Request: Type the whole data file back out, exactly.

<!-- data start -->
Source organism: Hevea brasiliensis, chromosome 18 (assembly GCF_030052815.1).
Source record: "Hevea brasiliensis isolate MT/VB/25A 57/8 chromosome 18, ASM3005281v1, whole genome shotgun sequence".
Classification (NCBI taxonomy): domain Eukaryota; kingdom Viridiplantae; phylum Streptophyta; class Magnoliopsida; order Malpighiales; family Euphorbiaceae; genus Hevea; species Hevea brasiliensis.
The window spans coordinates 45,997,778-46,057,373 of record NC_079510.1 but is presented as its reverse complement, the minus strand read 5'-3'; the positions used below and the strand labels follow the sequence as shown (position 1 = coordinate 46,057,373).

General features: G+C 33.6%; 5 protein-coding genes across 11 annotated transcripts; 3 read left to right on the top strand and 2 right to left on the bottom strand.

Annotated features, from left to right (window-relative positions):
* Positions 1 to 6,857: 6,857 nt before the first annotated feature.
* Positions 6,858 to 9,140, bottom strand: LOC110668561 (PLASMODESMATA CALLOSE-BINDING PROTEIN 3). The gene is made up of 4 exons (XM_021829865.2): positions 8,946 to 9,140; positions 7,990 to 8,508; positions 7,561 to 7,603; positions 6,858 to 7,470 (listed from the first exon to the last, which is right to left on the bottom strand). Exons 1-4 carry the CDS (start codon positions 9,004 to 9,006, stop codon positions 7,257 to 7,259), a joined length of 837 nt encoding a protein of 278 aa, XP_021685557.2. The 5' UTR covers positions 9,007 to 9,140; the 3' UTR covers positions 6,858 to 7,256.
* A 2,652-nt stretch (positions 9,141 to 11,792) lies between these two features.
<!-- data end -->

Source organism: Hevea brasiliensis, chromosome 18 (assembly GCF_030052815.1).
Source record: "Hevea brasiliensis isolate MT/VB/25A 57/8 chromosome 18, ASM3005281v1, whole genome shotgun sequence".
Classification (NCBI taxonomy): domain Eukaryota; kingdom Viridiplantae; phylum Streptophyta; class Magnoliopsida; order Malpighiales; family Euphorbiaceae; genus Hevea; species Hevea brasiliensis.
The window spans coordinates 45,997,778-46,057,373 of record NC_079510.1 but is presented as its reverse complement, the minus strand read 5'-3'; the positions used below and the strand labels follow the sequence as shown (position 1 = coordinate 46,057,373).

General features: G+C 33.6%; 5 protein-coding genes across 11 annotated transcripts; 3 read left to right on the top strand and 2 right to left on the bottom strand.

Annotated features, from left to right (window-relative positions):
* Positions 1 to 6,857: 6,857 nt before the first annotated feature.
* Positions 6,858 to 9,140, bottom strand: LOC110668561 (PLASMODESMATA CALLOSE-BINDING PROTEIN 3). The gene is made up of 4 exons (XM_021829865.2): positions 8,946 to 9,140; positions 7,990 to 8,508; positions 7,561 to 7,603; positions 6,858 to 7,470 (listed from the first exon to the last, which is right to left on the bottom strand). Exons 1-4 carry the CDS (start codon positions 9,004 to 9,006, stop codon positions 7,257 to 7,259), a joined length of 837 nt encoding a protein of 278 aa, XP_021685557.2. The 5' UTR covers positions 9,007 to 9,140; the 3' UTR covers positions 6,858 to 7,256.
* A 2,652-nt stretch (positions 9,141 to 11,792) lies between these two features.